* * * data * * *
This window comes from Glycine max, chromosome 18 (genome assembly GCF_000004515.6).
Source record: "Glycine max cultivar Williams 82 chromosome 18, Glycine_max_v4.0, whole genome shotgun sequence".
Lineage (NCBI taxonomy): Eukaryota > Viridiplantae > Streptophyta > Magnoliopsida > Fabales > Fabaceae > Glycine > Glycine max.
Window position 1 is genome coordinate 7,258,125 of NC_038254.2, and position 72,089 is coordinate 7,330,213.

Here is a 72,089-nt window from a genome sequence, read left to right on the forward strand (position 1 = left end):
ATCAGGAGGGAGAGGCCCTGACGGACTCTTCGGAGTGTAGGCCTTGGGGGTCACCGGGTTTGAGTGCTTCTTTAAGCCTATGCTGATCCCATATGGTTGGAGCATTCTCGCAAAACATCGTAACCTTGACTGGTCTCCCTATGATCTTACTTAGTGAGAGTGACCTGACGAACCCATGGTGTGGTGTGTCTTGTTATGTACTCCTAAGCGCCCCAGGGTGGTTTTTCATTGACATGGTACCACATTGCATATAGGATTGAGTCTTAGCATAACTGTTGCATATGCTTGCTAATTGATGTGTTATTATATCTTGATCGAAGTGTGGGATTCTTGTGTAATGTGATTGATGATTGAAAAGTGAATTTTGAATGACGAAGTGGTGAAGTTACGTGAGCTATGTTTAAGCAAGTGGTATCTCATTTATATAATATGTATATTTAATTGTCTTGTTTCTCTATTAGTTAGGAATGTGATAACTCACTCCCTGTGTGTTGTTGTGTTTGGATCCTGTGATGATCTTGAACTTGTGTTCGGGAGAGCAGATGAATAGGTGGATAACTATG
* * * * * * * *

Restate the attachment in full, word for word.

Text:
This window comes from Glycine max, chromosome 18 (genome assembly GCF_000004515.6).
Source record: "Glycine max cultivar Williams 82 chromosome 18, Glycine_max_v4.0, whole genome shotgun sequence".
Lineage (NCBI taxonomy): Eukaryota > Viridiplantae > Streptophyta > Magnoliopsida > Fabales > Fabaceae > Glycine > Glycine max.
Window position 1 is genome coordinate 7,258,125 of NC_038254.2, and position 72,089 is coordinate 7,330,213.

Here is a 72,089-nt window from a genome sequence, read left to right on the forward strand (position 1 = left end):
ATCAGGAGGGAGAGGCCCTGACGGACTCTTCGGAGTGTAGGCCTTGGGGGTCACCGGGTTTGAGTGCTTCTTTAAGCCTATGCTGATCCCATATGGTTGGAGCATTCTCGCAAAACATCGTAACCTTGACTGGTCTCCCTATGATCTTACTTAGTGAGAGTGACCTGACGAACCCATGGTGTGGTGTGTCTTGTTATGTACTCCTAAGCGCCCCAGGGTGGTTTTTCATTGACATGGTACCACATTGCATATAGGATTGAGTCTTAGCATAACTGTTGCATATGCTTGCTAATTGATGTGTTATTATATCTTGATCGAAGTGTGGGATTCTTGTGTAATGTGATTGATGATTGAAAAGTGAATTTTGAATGACGAAGTGGTGAAGTTACGTGAGCTATGTTTAAGCAAGTGGTATCTCATTTATATAATATGTATATTTAATTGTCTTGTTTCTCTATTAGTTAGGAATGTGATAACTCACTCCCTGTGTGTTGTTGTGTTTGGATCCTGTGATGATCTTGAACTTGTGTTCGGGAGAGCAGATGAATAGGTGGATAACTATG